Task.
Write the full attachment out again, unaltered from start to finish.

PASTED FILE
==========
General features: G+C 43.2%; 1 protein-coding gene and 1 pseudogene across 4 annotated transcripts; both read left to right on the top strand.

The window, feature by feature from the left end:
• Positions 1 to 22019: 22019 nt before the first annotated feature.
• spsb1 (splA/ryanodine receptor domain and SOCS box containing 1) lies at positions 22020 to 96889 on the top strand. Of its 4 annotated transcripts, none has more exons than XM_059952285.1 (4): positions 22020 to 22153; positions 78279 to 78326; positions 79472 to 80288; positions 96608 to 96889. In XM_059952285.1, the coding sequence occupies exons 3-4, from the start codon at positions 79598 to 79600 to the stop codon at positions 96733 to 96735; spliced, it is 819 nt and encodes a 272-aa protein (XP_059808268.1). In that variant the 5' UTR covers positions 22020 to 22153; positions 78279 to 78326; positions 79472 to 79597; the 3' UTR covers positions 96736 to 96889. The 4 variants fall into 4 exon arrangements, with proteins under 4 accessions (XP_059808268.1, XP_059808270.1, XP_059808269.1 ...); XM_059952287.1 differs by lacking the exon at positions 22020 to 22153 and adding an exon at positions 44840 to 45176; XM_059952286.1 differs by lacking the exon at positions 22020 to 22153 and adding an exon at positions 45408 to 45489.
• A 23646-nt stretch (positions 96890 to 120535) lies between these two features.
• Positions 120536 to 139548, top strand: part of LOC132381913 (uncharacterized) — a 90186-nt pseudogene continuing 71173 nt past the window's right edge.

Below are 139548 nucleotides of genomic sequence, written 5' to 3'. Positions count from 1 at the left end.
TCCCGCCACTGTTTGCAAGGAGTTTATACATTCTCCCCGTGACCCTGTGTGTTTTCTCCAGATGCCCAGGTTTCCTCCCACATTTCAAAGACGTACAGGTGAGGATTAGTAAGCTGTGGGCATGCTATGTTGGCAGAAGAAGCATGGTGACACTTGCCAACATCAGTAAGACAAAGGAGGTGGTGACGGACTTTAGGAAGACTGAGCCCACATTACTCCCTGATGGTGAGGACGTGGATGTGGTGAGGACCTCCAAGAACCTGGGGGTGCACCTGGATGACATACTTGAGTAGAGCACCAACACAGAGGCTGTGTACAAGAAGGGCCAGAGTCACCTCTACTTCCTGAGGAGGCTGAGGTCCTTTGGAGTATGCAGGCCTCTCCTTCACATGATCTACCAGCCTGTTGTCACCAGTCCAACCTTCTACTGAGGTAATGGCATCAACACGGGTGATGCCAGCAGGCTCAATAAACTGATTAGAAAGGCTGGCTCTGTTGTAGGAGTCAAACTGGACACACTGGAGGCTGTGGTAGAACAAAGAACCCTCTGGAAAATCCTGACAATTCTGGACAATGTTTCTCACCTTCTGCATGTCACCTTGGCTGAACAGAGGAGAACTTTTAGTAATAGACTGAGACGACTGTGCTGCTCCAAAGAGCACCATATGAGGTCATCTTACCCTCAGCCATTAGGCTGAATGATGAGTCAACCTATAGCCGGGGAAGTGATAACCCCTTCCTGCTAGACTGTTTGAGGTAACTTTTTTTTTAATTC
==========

General features: G+C 43.2%; 1 protein-coding gene and 1 pseudogene across 4 annotated transcripts; both read left to right on the top strand.

The window, feature by feature from the left end:
• Positions 1 to 22019: 22019 nt before the first annotated feature.
• spsb1 (splA/ryanodine receptor domain and SOCS box containing 1) lies at positions 22020 to 96889 on the top strand. Of its 4 annotated transcripts, none has more exons than XM_059952285.1 (4): positions 22020 to 22153; positions 78279 to 78326; positions 79472 to 80288; positions 96608 to 96889. In XM_059952285.1, the coding sequence occupies exons 3-4, from the start codon at positions 79598 to 79600 to the stop codon at positions 96733 to 96735; spliced, it is 819 nt and encodes a 272-aa protein (XP_059808268.1). In that variant the 5' UTR covers positions 22020 to 22153; positions 78279 to 78326; positions 79472 to 79597; the 3' UTR covers positions 96736 to 96889. The 4 variants fall into 4 exon arrangements, with proteins under 4 accessions (XP_059808268.1, XP_059808270.1, XP_059808269.1 ...); XM_059952287.1 differs by lacking the exon at positions 22020 to 22153 and adding an exon at positions 44840 to 45176; XM_059952286.1 differs by lacking the exon at positions 22020 to 22153 and adding an exon at positions 45408 to 45489.
• A 23646-nt stretch (positions 96890 to 120535) lies between these two features.
• Positions 120536 to 139548, top strand: part of LOC132381913 (uncharacterized) — a 90186-nt pseudogene continuing 71173 nt past the window's right edge.

Below are 139548 nucleotides of genomic sequence, written 5' to 3'. Positions count from 1 at the left end.
TCCCGCCACTGTTTGCAAGGAGTTTATACATTCTCCCCGTGACCCTGTGTGTTTTCTCCAGATGCCCAGGTTTCCTCCCACATTTCAAAGACGTACAGGTGAGGATTAGTAAGCTGTGGGCATGCTATGTTGGCAGAAGAAGCATGGTGACACTTGCCAACATCAGTAAGACAAAGGAGGTGGTGACGGACTTTAGGAAGACTGAGCCCACATTACTCCCTGATGGTGAGGACGTGGATGTGGTGAGGACCTCCAAGAACCTGGGGGTGCACCTGGATGACATACTTGAGTAGAGCACCAACACAGAGGCTGTGTACAAGAAGGGCCAGAGTCACCTCTACTTCCTGAGGAGGCTGAGGTCCTTTGGAGTATGCAGGCCTCTCCTTCACATGATCTACCAGCCTGTTGTCACCAGTCCAACCTTCTACTGAGGTAATGGCATCAACACGGGTGATGCCAGCAGGCTCAATAAACTGATTAGAAAGGCTGGCTCTGTTGTAGGAGTCAAACTGGACACACTGGAGGCTGTGGTAGAACAAAGAACCCTCTGGAAAATCCTGACAATTCTGGACAATGTTTCTCACCTTCTGCATGTCACCTTGGCTGAACAGAGGAGAACTTTTAGTAATAGACTGAGACGACTGTGCTGCTCCAAAGAGCACCATATGAGGTCATCTTACCCTCAGCCATTAGGCTGAATGATGAGTCAACCTATAGCCGGGGAAGTGATAACCCCTTCCTGCTAGACTGTTTGAGGTAACTTTTTTTTTAATTC